Both Monash and Chauvel understood the distinctive character of the all-volunteer Australians, tolerated their sometimes indifferent discipline away from the front and adapted their own leadership styles to their troops’ democratic temper. They shared the widespread horror of the high casualties that modern weapons could inflict on troops and thus sought to minimise casualties through careful planning and, particularly in Monash’s case, adoption of new technologies and techniques.
As characteristically reserved Australians with a distaste for big-noting ourselves, we should all take a quiet pride in the achievements of Monash and Chauvel, noting that Monash particularly is widely memorialised in a university, a Canberra suburb, streets, a new education centre at Villers-Bretonneux, buildings, statues, prizes, a school house at his old school and a distinguished scholarly biography – the whole panoply of means by which a nation shows its respect for its significant historical figures. Having just passed the centenary of the Beersheba charge it is fair to say that the achievements of Chauvel and the Light Horse are hardly being forgotten either.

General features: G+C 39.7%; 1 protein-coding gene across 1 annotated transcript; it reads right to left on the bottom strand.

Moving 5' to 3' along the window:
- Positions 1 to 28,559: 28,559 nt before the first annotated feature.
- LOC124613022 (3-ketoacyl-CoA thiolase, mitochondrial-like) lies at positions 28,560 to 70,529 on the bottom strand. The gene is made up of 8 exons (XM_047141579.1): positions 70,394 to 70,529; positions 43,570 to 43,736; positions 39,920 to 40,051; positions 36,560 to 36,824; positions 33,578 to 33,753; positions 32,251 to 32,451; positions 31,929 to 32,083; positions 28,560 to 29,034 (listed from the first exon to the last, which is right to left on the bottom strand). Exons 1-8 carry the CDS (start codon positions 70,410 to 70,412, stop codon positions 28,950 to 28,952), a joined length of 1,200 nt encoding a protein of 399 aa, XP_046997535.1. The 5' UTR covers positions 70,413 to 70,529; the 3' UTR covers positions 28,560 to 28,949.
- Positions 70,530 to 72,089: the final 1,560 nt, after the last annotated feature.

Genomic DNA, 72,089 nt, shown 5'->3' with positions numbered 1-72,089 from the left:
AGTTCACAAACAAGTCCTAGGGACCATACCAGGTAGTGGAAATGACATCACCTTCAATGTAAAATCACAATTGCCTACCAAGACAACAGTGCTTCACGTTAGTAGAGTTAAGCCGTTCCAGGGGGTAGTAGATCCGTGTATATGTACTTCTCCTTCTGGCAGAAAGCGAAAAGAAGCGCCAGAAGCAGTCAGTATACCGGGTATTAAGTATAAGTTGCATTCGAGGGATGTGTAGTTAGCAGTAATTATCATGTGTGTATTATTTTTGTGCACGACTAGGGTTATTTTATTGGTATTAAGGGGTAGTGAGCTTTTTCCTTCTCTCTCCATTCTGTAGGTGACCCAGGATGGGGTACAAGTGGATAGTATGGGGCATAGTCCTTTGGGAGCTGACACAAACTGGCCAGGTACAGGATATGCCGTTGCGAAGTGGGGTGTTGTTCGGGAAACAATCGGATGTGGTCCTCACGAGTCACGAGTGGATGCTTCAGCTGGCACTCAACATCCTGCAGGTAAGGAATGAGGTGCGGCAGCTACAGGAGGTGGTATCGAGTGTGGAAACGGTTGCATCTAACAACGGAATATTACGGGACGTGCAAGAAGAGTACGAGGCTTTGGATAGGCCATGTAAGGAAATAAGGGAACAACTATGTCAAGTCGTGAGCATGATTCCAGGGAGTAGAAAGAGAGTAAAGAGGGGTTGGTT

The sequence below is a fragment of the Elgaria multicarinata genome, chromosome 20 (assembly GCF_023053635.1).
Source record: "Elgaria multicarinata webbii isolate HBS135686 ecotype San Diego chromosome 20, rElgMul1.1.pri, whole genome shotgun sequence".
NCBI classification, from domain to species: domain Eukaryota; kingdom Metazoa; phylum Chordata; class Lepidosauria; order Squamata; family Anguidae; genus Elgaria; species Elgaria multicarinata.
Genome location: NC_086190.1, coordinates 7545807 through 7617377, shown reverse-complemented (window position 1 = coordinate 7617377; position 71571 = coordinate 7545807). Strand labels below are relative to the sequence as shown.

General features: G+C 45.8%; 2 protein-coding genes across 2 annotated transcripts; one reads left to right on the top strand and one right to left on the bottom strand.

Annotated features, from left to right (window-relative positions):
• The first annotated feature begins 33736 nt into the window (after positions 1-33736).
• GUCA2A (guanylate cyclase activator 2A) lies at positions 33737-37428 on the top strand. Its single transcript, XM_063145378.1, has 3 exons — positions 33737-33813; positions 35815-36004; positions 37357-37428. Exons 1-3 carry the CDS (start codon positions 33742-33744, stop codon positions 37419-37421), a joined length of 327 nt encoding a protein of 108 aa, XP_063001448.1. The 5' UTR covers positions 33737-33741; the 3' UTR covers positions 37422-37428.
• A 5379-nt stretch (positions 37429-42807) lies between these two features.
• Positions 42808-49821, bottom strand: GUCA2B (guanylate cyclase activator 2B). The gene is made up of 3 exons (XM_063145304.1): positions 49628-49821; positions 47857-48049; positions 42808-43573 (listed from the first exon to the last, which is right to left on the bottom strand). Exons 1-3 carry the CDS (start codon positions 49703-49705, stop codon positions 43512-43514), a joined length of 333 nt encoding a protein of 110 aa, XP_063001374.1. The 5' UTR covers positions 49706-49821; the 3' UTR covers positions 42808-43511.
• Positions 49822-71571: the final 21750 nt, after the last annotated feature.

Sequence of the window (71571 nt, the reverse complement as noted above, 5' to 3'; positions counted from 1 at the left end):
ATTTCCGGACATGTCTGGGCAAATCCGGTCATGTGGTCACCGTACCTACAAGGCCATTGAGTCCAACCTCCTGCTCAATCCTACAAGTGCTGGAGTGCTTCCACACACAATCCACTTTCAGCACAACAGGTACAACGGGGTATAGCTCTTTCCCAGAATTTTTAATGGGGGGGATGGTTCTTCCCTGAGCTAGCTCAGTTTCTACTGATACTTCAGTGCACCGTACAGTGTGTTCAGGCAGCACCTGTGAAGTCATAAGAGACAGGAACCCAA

For Roland Perry, however, all this is not enough. Monash and Chauvel ‘changed the course of world history’. Monash and his warrior force were ‘the driving force in defeating the German Army’. Monash is ‘a military genius … decades ahead of everyone else in his prescience and vision’, ‘more aware than any other Allied general of what was at stake [in World War I]’, ‘[had] a far greater comprehension of the war’s state of play than any other commander’. ‘Only one key officer, Monash, kept abreast of every single weapons development…’
This hyperbolic book is a brief of evidence for the campaign to promote Monash and Chauvel to the rank of Field Marshal, to ensure ‘appropriate’ recognition of ‘the most important generals and their armies on two of the three major fronts of the Great War’. Unfortunately, in his enthusiasm to promote this cause, the author removes his protagonists from their historical context and makes inflated claims for their originality and the significance of their achievements – which is a great pity because any balanced historical estimate will rank them both very highly.